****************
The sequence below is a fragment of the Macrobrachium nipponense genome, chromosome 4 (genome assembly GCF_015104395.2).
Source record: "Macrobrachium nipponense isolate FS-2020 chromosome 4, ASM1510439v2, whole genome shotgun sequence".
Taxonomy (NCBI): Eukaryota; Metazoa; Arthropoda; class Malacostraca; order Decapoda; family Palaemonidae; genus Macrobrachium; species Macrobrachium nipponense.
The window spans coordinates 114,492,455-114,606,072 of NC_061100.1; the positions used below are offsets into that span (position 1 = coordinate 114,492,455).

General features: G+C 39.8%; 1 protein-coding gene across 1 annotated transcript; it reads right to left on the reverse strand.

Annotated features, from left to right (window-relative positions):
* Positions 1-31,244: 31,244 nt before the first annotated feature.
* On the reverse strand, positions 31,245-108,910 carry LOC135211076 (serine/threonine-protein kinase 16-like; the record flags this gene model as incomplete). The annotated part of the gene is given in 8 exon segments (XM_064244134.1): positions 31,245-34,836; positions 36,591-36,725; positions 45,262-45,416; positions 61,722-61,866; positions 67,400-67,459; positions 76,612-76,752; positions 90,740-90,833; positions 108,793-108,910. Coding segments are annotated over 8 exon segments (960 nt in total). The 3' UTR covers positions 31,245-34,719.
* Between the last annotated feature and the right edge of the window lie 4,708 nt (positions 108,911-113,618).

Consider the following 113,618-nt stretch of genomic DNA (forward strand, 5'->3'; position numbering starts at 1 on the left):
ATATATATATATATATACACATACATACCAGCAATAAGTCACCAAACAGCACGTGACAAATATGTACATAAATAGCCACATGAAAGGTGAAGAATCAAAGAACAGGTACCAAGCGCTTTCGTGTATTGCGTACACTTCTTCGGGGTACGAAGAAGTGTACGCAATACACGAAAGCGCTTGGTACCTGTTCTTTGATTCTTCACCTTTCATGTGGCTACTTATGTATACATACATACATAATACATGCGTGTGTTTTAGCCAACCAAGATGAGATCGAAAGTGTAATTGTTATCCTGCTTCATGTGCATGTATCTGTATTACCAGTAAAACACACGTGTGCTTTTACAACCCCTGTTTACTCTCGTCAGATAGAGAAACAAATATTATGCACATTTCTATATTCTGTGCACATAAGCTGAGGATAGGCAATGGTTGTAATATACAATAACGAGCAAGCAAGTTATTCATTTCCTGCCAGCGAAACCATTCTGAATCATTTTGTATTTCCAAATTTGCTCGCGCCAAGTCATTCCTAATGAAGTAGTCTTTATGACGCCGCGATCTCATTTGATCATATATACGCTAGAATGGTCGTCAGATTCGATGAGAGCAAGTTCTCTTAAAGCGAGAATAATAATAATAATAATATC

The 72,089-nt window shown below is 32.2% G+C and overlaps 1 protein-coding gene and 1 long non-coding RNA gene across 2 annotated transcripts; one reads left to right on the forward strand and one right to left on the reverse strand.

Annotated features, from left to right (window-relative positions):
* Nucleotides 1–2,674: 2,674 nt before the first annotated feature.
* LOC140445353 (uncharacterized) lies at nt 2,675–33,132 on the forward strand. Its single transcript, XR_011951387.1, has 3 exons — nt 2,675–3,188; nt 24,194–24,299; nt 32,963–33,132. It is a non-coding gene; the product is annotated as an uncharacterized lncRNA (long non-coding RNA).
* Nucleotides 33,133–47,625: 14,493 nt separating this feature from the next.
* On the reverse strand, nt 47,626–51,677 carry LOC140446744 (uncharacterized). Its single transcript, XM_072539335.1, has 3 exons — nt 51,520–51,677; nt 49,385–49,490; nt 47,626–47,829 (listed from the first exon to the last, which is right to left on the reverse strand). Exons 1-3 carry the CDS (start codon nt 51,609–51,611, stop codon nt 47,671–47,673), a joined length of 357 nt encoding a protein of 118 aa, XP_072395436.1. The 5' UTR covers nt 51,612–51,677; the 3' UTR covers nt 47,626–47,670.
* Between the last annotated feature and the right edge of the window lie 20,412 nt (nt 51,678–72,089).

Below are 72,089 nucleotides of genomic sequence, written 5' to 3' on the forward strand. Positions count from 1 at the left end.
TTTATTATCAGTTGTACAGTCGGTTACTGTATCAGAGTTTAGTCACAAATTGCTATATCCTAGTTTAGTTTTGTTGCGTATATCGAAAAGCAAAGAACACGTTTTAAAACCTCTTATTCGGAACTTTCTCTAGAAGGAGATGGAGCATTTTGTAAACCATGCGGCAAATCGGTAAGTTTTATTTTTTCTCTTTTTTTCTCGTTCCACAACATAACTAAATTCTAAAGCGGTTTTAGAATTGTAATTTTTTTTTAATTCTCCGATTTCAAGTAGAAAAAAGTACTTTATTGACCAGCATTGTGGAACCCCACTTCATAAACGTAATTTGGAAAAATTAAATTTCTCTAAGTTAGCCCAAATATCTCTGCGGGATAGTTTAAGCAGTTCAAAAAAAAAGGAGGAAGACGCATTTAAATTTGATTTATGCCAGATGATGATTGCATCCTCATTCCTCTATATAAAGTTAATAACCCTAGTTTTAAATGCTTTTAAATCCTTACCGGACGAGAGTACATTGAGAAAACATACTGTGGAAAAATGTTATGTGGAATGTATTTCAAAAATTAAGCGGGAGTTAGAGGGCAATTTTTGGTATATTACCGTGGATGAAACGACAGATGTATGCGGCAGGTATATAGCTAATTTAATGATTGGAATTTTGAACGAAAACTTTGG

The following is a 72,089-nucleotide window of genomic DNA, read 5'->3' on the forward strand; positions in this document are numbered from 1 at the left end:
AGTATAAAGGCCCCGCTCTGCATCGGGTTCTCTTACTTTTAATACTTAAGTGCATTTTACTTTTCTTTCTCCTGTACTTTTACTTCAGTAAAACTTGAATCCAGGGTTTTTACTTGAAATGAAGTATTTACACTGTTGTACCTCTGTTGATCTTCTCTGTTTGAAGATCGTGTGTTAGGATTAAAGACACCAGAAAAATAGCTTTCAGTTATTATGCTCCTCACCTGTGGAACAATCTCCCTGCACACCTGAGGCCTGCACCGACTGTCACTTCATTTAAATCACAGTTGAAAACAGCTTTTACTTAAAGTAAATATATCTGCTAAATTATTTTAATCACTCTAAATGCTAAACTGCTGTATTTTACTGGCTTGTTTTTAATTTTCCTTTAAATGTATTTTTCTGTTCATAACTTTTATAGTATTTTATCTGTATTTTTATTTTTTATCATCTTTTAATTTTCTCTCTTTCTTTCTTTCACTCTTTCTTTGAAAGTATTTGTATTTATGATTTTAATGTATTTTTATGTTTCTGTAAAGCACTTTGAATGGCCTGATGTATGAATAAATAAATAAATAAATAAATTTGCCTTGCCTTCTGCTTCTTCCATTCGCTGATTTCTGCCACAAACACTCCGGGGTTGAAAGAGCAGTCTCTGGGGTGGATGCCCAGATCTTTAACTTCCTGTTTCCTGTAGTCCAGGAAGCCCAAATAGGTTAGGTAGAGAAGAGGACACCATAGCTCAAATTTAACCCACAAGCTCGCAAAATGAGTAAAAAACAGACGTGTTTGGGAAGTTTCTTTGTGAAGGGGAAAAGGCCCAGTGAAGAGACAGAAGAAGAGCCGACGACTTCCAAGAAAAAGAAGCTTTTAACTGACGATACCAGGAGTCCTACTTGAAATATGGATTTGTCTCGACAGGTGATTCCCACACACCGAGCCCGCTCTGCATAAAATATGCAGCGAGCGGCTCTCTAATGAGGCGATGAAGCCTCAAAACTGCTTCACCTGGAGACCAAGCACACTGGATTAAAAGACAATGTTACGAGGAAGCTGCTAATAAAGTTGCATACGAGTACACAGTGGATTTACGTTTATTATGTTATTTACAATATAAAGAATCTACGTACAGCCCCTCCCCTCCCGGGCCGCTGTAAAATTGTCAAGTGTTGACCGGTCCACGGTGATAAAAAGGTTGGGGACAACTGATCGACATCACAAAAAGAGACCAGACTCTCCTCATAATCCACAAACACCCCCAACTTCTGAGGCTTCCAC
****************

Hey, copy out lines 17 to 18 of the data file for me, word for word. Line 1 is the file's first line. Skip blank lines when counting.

* On the reverse strand, nt 47,626–51,677 carry LOC140446744 (uncharacterized). Its single transcript, XM_072539335.1, has 3 exons — nt 51,520–51,677; nt 49,385–49,490; nt 47,626–47,829 (listed from the first exon to the last, which is right to left on the reverse strand). Exons 1-3 carry the CDS (start codon nt 51,609–51,611, stop codon nt 47,671–47,673), a joined length of 357 nt encoding a protein of 118 aa, XP_072395436.1. The 5' UTR covers nt 51,612–51,677; the 3' UTR covers nt 47,626–47,670.
* Between the last annotated feature and the right edge of the window lie 20,412 nt (nt 51,678–72,089).